Technical SEO Executive

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Last June at SMX, Google announced that the future ‘3 Pack’ would be made up of two organic listings and one sponsored listing, however, Google has recently been testing its new, ad express powered, product in the San Francisco Bay area and it looks like that all of the ‘3 Pack’ are in fact sponsored listings.

This was first spotted being tested back in 2015 when it was in beta, but I think it’s important to revisit it now that some time has passed and the possibility of this being rolled out is looking increasingly more likely, especially as it appears like it already has been in San Francisco. It is a huge deal as it means you will have to pay a fee, just to be in for a chance of being displayed in this new now card at the top of the Google search engine results page.

You can check out exactly what this looks like yourself by doing a search for Locksmith in San Francisco in Google.com and you’ll be greeted with the new now card:

Google Home Service Adverts are currently being trialled in the San Francisco Bay Area, before being rolled out to other metro areas.
Google Home Service Adverts are currently being trialled in the San Francisco Bay Area, before being rolled out to other metro areas.

At first glance it looks like Google My Business listings, but upon further inspection you see that all the results are actually sponsored, and all have 5-star reviews. The same top three paid results were always displayed for me when I checked, but according to the forum post I linked to earlier, these will be rotated based upon their reviews.

How does it work?

Our understanding is that this will be much like Google My Business, setting up Home Service Advert (HSA) Google requires you to supply it with details about yourself and your business.

What makes HSA different however, is that Google also carries out detailed background checks about you and/or your business, taking into account your qualifications, certifications, years of service and we presume the search engine may also require references from previous customers.

These strenuous checks mean that Google feels comfortable enough to add its own ‘Google guaranteed’ verification to the listings it displays.

One does wonder about the scalability of Home Service Adverts though, especially when rolled out globally, Google would seemingly need to hire thousands of customer service representatives to process the sheer amount of applications they company will be receiving.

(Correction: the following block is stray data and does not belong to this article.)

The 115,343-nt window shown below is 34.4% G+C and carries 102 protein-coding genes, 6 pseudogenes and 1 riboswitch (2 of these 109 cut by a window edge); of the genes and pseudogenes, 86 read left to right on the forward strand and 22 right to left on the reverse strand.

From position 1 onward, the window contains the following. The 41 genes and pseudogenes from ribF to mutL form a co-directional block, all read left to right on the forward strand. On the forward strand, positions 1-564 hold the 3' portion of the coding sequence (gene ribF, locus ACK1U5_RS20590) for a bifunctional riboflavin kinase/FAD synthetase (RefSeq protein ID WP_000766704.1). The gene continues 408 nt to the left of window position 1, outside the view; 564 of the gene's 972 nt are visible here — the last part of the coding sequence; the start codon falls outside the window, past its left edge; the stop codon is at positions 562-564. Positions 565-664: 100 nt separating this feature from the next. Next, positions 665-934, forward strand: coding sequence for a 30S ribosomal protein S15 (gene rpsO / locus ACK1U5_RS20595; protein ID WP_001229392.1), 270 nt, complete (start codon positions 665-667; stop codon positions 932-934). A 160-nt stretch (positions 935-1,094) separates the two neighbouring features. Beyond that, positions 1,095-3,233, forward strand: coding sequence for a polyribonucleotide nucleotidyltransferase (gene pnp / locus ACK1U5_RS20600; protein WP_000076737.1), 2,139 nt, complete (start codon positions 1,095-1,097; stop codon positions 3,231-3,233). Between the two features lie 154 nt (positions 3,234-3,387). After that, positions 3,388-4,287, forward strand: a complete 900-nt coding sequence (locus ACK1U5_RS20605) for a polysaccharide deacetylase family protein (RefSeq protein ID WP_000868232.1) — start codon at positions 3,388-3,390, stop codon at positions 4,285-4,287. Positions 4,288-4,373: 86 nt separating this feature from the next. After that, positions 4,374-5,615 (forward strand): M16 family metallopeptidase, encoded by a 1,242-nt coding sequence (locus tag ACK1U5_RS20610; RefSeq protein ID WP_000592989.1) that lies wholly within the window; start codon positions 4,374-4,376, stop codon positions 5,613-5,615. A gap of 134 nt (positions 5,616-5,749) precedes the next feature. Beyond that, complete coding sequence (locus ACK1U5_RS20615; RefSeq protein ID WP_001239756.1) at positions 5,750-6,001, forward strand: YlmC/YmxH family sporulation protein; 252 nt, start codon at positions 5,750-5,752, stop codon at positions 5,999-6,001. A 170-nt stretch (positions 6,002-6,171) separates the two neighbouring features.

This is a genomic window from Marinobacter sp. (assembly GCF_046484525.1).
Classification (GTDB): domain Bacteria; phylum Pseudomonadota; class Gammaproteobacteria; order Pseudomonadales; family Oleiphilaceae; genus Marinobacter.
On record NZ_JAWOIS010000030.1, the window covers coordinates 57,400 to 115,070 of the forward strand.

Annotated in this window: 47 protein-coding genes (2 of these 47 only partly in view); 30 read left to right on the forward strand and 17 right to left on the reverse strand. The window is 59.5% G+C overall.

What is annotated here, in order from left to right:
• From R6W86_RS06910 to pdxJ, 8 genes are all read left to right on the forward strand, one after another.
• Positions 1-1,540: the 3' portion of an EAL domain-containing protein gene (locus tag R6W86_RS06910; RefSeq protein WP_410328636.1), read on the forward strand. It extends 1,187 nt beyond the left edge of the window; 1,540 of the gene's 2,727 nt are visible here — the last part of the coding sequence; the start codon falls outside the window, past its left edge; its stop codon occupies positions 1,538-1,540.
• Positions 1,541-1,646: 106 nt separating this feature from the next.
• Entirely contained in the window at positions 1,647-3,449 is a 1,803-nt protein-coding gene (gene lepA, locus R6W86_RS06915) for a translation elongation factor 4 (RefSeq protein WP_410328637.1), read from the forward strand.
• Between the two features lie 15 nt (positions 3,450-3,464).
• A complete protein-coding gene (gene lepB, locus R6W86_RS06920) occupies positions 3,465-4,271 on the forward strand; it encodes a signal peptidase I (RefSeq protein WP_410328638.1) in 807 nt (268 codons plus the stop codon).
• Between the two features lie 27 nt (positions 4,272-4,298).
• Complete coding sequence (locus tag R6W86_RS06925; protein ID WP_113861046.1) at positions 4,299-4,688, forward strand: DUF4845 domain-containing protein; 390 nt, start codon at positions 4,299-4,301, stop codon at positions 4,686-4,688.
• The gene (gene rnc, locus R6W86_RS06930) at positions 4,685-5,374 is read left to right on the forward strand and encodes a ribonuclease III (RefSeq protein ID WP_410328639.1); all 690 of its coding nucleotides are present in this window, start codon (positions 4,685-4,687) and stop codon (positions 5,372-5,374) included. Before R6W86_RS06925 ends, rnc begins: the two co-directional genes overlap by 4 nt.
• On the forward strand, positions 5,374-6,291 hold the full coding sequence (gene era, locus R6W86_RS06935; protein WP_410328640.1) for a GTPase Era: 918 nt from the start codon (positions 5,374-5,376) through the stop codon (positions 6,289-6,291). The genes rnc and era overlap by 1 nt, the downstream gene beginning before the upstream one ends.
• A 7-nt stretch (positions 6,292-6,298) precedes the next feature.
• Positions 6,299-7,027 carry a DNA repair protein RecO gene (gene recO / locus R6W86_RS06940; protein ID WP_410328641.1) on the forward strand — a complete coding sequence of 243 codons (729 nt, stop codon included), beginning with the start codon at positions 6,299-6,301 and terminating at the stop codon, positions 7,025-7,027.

At present, it appears that Google Home Service Adverts are being used in the San Francisco Bay Area only, before being rolled out to other areas.

What this means for SEO

If it turns out that Google continues this monetised approach it will soon be a very real possibility that Google My Business will fade away and be replaced by something very similar to the HSA monetised model, which we understand will be very dependent on service user reviews.

This would mean that an SEOs ability to affect the performance of a Google My Business listing, as well as affecting whether or not a website appears in the local stack is lost. All they can do for their clients is get them to submit accurate details and encourage service users to leave a review.

This isn’t the first time we’ve seen Google step into markets outside of search results. For a while now Google has been displaying hotel prices in now cards (from partners who use the Hotel Prices Application API) for a number of years:

Google HPA
Google HPA displays prices, deals and availability for hotels who use their API.

The Home Service Adverts also remove the emphasis on a local serviceman to need a strong organic search presence. It’s commonplace for larger businesses with bigger budgets to command a lot of page-one real estate, but HSA levels the playing field allowing smaller independent servicemen the opportunity to appear at the top of page one.

That being said, I don’t think that this necessarily means that smaller sole traders and businesses can ditch their websites altogether. They will still require a strong organic presence should a user scroll past the HSA now card.

We’ve conducted a few searches for servicemen in San Francisco and it appears that this hasn’t hit all industries (as of yet), and it’s unclear how many industries will be included.

Conclusion

It seems like Google’s ultimate goal is to eventually have all search results to sit in a customised environment designed to maximise impact, such as the HSA and HPA now cards, and even in non-commercial areas with things such as Google Answer Boxes and the ever evolving structured data mark up – both of which are used to help Google answer your query even faster.

Along with the introduction of AMP, you could say that Google is trying to introduce ‘zero click’ search, where rather than working hard on algorithms to deliver results that ‘highly meet’ a user’s search query in the first 10 positions, the engine is trying to remove that one click to the correct result altogether, instead serving the information and calls to action within the SERP.

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